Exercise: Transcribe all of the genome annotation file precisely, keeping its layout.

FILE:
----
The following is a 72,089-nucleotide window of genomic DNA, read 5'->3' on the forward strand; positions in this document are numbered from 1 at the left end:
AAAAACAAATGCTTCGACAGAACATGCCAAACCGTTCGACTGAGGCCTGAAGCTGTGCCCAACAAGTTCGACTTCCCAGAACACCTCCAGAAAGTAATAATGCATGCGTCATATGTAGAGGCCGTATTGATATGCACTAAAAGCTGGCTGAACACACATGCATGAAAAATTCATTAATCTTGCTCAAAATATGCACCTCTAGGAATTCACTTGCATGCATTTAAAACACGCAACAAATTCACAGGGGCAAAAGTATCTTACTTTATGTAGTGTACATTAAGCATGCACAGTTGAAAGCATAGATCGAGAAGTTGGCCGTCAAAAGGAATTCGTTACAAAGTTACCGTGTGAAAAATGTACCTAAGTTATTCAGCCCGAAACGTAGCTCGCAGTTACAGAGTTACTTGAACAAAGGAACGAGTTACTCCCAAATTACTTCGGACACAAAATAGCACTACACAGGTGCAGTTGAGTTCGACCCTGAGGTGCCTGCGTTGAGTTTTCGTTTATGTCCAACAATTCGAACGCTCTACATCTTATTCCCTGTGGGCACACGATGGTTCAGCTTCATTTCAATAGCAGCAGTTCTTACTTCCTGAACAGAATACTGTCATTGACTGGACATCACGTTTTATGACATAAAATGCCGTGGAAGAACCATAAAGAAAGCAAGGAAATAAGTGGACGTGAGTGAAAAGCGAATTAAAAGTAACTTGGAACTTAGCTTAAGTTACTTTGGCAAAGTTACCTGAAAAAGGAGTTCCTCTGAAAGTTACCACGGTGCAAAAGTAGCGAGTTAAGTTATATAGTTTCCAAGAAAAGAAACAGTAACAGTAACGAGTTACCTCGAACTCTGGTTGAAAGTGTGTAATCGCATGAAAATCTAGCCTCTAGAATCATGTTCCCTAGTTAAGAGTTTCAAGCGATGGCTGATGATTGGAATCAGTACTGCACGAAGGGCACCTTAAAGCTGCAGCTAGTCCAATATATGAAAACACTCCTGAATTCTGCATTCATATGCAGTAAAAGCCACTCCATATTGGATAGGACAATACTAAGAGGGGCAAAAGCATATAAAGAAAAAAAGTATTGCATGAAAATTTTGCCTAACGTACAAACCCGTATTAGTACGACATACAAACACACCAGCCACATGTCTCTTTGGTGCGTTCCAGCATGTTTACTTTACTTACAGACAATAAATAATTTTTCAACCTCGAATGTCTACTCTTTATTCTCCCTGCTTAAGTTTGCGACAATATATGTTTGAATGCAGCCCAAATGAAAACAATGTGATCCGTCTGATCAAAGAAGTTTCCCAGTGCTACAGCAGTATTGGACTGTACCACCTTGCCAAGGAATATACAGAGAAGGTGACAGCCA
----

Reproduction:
The following is a 72,089-nucleotide window of genomic DNA, read 5'->3' on the forward strand; positions in this document are numbered from 1 at the left end:
AAAAACAAATGCTTCGACAGAACATGCCAAACCGTTCGACTGAGGCCTGAAGCTGTGCCCAACAAGTTCGACTTCCCAGAACACCTCCAGAAAGTAATAATGCATGCGTCATATGTAGAGGCCGTATTGATATGCACTAAAAGCTGGCTGAACACACATGCATGAAAAATTCATTAATCTTGCTCAAAATATGCACCTCTAGGAATTCACTTGCATGCATTTAAAACACGCAACAAATTCACAGGGGCAAAAGTATCTTACTTTATGTAGTGTACATTAAGCATGCACAGTTGAAAGCATAGATCGAGAAGTTGGCCGTCAAAAGGAATTCGTTACAAAGTTACCGTGTGAAAAATGTACCTAAGTTATTCAGCCCGAAACGTAGCTCGCAGTTACAGAGTTACTTGAACAAAGGAACGAGTTACTCCCAAATTACTTCGGACACAAAATAGCACTACACAGGTGCAGTTGAGTTCGACCCTGAGGTGCCTGCGTTGAGTTTTCGTTTATGTCCAACAATTCGAACGCTCTACATCTTATTCCCTGTGGGCACACGATGGTTCAGCTTCATTTCAATAGCAGCAGTTCTTACTTCCTGAACAGAATACTGTCATTGACTGGACATCACGTTTTATGACATAAAATGCCGTGGAAGAACCATAAAGAAAGCAAGGAAATAAGTGGACGTGAGTGAAAAGCGAATTAAAAGTAACTTGGAACTTAGCTTAAGTTACTTTGGCAAAGTTACCTGAAAAAGGAGTTCCTCTGAAAGTTACCACGGTGCAAAAGTAGCGAGTTAAGTTATATAGTTTCCAAGAAAAGAAACAGTAACAGTAACGAGTTACCTCGAACTCTGGTTGAAAGTGTGTAATCGCATGAAAATCTAGCCTCTAGAATCATGTTCCCTAGTTAAGAGTTTCAAGCGATGGCTGATGATTGGAATCAGTACTGCACGAAGGGCACCTTAAAGCTGCAGCTAGTCCAATATATGAAAACACTCCTGAATTCTGCATTCATATGCAGTAAAAGCCACTCCATATTGGATAGGACAATACTAAGAGGGGCAAAAGCATATAAAGAAAAAAAGTATTGCATGAAAATTTTGCCTAACGTACAAACCCGTATTAGTACGACATACAAACACACCAGCCACATGTCTCTTTGGTGCGTTCCAGCATGTTTACTTTACTTACAGACAATAAATAATTTTTCAACCTCGAATGTCTACTCTTTATTCTCCCTGCTTAAGTTTGCGACAATATATGTTTGAATGCAGCCCAAATGAAAACAATGTGATCCGTCTGATCAAAGAAGTTTCCCAGTGCTACAGCAGTATTGGACTGTACCACCTTGCCAAGGAATATACAGAGAAGGTGACAGCCA